Saturday, my husband and I had the chance to compare the service of a big box store and a family-owned business. I've been wanting to switch to an energy- and water-saving washer and dryer for a couple of years. I read Consumer Reports, shopped around, perused ads and finally decided to take the plunge. (Hey, I could help the economy at the same time.)
We went to Best Buy and had to wait for a sales person to be free. To complete the sale, we had to hear the pitch for the extra warranty. But the trouble started as soon as we said we needed to vent the dryer on the side -- not the back. Our sales person had no idea how to put that request into the system. She had to call the head of the department. He had to call Samsung (the manufacturer). They had to sell us a special part, and we would have pay extra for it to be installed by the person would would install the dryer at our house. (They had to go hunt for the part.) But they still weren't sure exactly how all this was going to happen or if this was the right course of action. They called in former sales people who had been promoted to flat-screen TVs. They did Google searches on the computer while we stood there. Soon, four sales people were standing around discussing what they should do.
My husband and I just looked at each other and said, "Forget it." We walked out of the store empty-handed. After a bit of calming down and going shoe shopping, we decided to go to a local family-owned store where we had purchased appliances in the past. It's called Aitoro. I hadn't gone there for because their Web site isn't very useful or informative, and they had remodeled the store during the boom to look very upscale. The formerly modest store now featured very fancy new kitchens designed to cater to the hedge-fund employees who live in our area. I was scared that Aitoro was now just catering to the wealthy extreme.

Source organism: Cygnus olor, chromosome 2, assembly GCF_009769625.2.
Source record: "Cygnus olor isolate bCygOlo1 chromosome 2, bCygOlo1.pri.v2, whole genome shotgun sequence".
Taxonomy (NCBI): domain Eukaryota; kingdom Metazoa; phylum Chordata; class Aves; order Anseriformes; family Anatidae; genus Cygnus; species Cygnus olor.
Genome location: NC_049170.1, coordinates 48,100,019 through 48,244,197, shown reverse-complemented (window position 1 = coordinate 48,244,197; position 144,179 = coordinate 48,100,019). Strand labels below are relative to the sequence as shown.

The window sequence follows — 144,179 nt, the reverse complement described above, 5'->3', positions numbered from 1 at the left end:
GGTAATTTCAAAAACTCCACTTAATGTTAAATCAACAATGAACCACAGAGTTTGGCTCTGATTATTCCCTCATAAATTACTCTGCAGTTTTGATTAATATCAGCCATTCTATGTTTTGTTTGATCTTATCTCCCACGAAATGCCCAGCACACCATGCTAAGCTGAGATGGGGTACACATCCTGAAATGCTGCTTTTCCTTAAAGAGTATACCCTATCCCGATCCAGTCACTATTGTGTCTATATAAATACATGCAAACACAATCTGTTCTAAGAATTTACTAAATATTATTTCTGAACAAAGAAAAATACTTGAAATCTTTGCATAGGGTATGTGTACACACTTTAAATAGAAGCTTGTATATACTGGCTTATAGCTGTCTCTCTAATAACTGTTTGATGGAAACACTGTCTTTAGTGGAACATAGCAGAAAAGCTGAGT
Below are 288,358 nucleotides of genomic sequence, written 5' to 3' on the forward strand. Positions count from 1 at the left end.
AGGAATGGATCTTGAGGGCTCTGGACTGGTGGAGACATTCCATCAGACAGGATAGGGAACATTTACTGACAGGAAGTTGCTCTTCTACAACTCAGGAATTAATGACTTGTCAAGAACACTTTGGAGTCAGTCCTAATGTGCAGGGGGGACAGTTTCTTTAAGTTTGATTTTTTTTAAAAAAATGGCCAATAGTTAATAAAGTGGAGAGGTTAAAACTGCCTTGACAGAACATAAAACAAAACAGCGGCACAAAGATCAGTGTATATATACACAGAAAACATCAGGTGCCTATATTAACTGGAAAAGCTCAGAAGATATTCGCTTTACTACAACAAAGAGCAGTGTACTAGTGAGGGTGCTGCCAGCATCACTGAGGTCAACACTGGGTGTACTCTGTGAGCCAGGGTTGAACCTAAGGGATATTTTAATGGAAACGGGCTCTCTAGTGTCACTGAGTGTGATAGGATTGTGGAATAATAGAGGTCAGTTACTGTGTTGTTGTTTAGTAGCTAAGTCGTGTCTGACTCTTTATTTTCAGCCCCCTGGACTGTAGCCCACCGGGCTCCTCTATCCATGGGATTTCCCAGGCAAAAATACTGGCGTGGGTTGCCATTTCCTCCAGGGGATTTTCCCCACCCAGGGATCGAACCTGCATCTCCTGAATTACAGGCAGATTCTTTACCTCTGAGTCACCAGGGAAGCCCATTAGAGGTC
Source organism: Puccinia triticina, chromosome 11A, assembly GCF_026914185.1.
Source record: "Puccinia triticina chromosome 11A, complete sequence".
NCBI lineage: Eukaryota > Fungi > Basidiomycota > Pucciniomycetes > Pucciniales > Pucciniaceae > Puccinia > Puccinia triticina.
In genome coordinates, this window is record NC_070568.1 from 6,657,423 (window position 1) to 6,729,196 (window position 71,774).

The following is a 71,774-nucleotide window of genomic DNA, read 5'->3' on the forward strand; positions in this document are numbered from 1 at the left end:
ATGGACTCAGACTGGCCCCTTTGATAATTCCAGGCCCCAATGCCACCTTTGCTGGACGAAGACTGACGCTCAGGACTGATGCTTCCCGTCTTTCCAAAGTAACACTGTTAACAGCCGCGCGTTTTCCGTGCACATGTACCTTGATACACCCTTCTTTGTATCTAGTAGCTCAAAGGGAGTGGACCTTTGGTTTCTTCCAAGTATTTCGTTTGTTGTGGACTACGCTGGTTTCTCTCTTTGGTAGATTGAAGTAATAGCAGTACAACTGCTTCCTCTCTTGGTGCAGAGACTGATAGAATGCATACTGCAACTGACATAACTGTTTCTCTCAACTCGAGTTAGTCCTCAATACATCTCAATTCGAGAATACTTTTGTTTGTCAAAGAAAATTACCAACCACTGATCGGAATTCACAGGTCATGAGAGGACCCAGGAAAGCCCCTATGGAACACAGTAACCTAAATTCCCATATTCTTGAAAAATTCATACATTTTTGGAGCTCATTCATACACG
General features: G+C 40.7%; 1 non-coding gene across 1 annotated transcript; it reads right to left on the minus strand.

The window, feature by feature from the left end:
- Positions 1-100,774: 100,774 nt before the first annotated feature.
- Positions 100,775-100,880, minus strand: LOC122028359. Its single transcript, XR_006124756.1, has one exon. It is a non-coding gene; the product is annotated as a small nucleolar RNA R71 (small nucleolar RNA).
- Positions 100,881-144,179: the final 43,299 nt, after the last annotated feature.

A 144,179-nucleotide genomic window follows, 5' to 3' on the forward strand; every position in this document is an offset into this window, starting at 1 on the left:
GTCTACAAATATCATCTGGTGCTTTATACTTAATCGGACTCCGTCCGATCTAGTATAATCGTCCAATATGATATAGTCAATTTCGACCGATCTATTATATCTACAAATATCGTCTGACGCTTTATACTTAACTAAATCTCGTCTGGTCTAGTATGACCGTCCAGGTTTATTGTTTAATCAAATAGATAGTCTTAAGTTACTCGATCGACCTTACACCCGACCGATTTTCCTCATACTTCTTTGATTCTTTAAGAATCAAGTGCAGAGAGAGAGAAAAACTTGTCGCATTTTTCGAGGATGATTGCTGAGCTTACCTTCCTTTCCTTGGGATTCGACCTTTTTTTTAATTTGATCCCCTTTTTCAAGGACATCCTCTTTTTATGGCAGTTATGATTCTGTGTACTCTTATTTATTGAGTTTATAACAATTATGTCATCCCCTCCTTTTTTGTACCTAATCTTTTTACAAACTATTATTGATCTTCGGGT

We walked in five minutes before closing. The saleswoman who greeted us as we entered helped us immediately. She saw I had Consumer Reports and encouraged me to look up the ratings as she showed us the various models they had. She questioned us on our needs.
Then she showed us a G.E. washer and dryer at a sale price plus rebates. The washer was Consumer Reports' top pick. Side venting of the dryer? NO PROBLEM! They service the machines themselves and had someone on-site who would install the needed part and get the dryer ready to go within the week. "We'll take the pair," we said.
By now, it was well after closing time. But our saleswoman didn't rush us. "We close when we stop making sales," said one of the other sales people, who was selling a new kitchen to another person.
As we walked out of the store, I realized what a key component superior customer service is to the sales process. Personal attention, care, knowledge all go into closing a sale. Family-owned businesses can just do this better, in my opinion.
What are your thoughts?